By KRISTEN COYNE
TALLAHASSEE, Fla. — Over the decades of the Cold War, the United States stockpiled tens of thousands of nuclear weapons containing highly radioactive uranium and plutonium. Although that period is now a chapter in history books, many of those weapons remain, as do their dangerous, not fully-understood ingredients. In fact, defense-related activities have resulted in about 13,000 metric tons of spent nuclear fuel and other high-level nuclear waste, according to the U.S. Government Accountability Office.
It’s a daunting environmental and health problem that a team scientists from the National MagLab and Florida State University (FSU) will work to better understand, thanks to a $10 million grant from the U.S. Department of Energy (DOE) announced this week.
Led by Thomas Albrecht-Schmitt, a chemist at FSU and the National MagLab, the team will study the chemistry and physics of the heaviest and most radioactive group of elements in the periodic table. Known as actinides, they include plutonium, uranium and a dozen other elements.
Under the four-year grant, Albrecht-Schmitt will bring together scientists representing different fields and ways of thinking to create the Center for Actinide Science & Technology. In addition to helping find solutions to the nation’s nuclear waste problem, the center’s research promises to make significant contributions to basic physics and chemistry. “Our center will create an atmosphere for cross-fertilization of disciplines and generate new use-inspired basic research that solves long-standing problems in nuclear science,” said Albrecht-Schmitt.
MagLab physicists Ryan Baumbach, Stan Tozer and David Graf will round out the center’s scientific brain trust, each contributing specialized expertise to the project.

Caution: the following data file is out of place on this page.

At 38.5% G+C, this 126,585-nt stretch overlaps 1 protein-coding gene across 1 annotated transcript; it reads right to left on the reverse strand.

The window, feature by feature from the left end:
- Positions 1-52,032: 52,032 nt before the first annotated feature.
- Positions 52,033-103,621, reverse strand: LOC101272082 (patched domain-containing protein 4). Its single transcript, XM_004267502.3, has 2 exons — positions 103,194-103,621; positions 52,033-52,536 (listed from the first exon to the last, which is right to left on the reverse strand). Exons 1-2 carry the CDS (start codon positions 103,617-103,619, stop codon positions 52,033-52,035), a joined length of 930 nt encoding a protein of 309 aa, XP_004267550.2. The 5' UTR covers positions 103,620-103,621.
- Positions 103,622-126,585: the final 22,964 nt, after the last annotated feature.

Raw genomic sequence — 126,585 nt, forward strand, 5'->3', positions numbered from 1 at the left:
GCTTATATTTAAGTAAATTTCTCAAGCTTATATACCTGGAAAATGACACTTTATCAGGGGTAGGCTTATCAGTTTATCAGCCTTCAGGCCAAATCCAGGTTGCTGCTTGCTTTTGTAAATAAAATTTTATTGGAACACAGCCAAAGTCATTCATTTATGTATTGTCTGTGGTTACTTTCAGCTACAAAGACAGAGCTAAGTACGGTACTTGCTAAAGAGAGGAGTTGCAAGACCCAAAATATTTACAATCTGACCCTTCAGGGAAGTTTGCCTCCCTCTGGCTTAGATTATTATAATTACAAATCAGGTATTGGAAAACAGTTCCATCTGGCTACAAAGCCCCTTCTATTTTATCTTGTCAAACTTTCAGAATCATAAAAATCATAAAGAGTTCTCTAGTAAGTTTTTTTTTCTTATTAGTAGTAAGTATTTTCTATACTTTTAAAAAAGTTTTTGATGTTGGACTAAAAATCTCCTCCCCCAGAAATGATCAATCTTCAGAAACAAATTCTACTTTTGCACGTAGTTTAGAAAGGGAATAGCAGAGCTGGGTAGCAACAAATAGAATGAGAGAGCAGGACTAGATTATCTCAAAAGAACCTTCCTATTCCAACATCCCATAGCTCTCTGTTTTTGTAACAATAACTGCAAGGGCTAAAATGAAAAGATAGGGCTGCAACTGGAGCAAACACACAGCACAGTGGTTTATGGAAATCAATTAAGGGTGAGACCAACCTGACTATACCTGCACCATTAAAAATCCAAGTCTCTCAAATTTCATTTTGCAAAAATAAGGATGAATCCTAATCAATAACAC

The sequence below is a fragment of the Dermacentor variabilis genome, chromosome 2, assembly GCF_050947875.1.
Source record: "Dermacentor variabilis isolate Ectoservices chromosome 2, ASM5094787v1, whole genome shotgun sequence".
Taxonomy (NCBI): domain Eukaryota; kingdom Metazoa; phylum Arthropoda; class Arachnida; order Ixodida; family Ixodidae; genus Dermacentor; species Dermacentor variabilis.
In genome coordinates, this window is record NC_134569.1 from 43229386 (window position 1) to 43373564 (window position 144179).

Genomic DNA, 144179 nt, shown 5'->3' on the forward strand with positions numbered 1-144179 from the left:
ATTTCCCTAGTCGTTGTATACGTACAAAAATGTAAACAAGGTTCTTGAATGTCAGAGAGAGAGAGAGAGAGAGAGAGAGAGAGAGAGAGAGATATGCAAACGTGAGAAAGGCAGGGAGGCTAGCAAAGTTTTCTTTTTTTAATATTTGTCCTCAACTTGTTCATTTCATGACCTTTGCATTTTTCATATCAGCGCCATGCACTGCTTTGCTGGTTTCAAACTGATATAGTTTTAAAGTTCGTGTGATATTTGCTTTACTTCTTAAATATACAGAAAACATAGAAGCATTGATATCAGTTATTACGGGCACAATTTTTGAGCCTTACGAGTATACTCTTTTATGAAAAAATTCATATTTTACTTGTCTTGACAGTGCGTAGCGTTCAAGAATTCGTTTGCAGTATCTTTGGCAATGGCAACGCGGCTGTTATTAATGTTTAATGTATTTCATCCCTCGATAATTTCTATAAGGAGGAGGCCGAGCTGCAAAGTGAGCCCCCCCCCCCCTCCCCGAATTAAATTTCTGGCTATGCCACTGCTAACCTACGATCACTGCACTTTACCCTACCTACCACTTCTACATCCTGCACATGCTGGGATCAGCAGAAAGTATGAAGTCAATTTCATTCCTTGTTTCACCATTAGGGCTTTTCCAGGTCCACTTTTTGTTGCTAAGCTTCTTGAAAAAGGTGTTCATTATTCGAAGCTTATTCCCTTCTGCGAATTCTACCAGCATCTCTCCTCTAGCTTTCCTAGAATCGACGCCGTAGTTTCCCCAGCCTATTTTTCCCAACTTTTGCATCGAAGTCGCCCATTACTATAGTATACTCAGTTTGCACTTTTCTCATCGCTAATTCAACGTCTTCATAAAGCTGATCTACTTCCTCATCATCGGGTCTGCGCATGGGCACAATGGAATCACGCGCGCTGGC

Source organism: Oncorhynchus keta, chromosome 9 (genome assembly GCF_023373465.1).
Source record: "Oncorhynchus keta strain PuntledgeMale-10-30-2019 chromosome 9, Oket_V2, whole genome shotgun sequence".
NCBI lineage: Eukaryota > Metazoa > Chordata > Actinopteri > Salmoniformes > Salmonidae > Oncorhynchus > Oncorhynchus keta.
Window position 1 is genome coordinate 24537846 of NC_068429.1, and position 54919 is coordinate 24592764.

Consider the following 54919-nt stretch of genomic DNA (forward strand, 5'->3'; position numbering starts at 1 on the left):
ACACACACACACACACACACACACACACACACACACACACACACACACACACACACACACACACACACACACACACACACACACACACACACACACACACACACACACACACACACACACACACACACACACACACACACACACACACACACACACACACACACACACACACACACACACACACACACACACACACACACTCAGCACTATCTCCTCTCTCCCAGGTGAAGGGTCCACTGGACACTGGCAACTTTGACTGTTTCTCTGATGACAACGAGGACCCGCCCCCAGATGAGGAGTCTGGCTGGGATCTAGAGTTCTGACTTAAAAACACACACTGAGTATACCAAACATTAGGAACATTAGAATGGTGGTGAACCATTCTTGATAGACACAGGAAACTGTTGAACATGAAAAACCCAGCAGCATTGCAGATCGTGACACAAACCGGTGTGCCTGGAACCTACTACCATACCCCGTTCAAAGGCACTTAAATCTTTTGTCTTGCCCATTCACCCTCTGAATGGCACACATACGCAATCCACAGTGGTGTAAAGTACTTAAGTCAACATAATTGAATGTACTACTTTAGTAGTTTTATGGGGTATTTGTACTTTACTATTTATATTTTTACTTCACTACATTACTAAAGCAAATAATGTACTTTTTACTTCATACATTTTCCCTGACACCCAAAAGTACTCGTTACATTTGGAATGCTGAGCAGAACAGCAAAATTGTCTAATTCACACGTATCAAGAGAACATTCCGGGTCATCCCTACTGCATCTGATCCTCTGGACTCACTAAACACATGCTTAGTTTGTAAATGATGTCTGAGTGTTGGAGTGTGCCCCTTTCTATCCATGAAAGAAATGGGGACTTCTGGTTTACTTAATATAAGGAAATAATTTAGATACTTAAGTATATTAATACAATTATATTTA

“The MagLab contributes both the intellectual capital of the world's finest physicists with research facilities available nowhere else,” said Albrecht-Schmitt. “We have been able to push the limits of our understanding of the periodic table through the use of this national facility.”
The researchers hope that, with new techniques and tools they plan to develop, to probe more deeply into the periodic table than has ever been possible. Although uranium and plutonium have been studied, the heavier, more unstable elements beyond them on the periodic table — so-called “transuranics” that include americum, curium, berkelium, californium and einsteinium — remain largely a mystery to chemists and physicists. They decay relatively quickly, making them difficult to study.
“We have an opportunity to study transuranics that have never been studied before,” said Baumbach, who will synthesize and characterize actinide-containing crystals as part of the grant. “That’s pretty cool.”
The scientists expect to develop new techniques and instruments in order study these elements at high pressure, ultra-cold temperatures and high magnetic fields. Exposing the materials to extreme environments and measuring what happens can reveal valuable information about their electronic and magnetic properties — knowledge that can both advance our basic understanding of the world and direct scientists toward ways to manage nuclear waste.
The DOE grant is one of four awarded this week to create Energy Frontier Research Centers devoted to nuclear waste issues. The other host institutions are The Ohio State University, the University of South Carolina and DOE’s Pacific Northwest National Laboratory.
The National High Magnetic Field Laboratory is the world’s largest and highest-powered magnet facility. Located at Florida State University, the University of Florida and Los Alamos National Laboratory, the interdisciplinary National MagLab hosts scientists from around the world to perform basic research in high magnetic fields, advancing our understanding of materials, energy and life. The lab is funded by the National Science Foundation (DMR-1157490) and the state of Florida. For more information, visit us online at nationalmaglab.org or follow us on Facebook, Twitter, Instagram and Pinterest at NationalMagLab.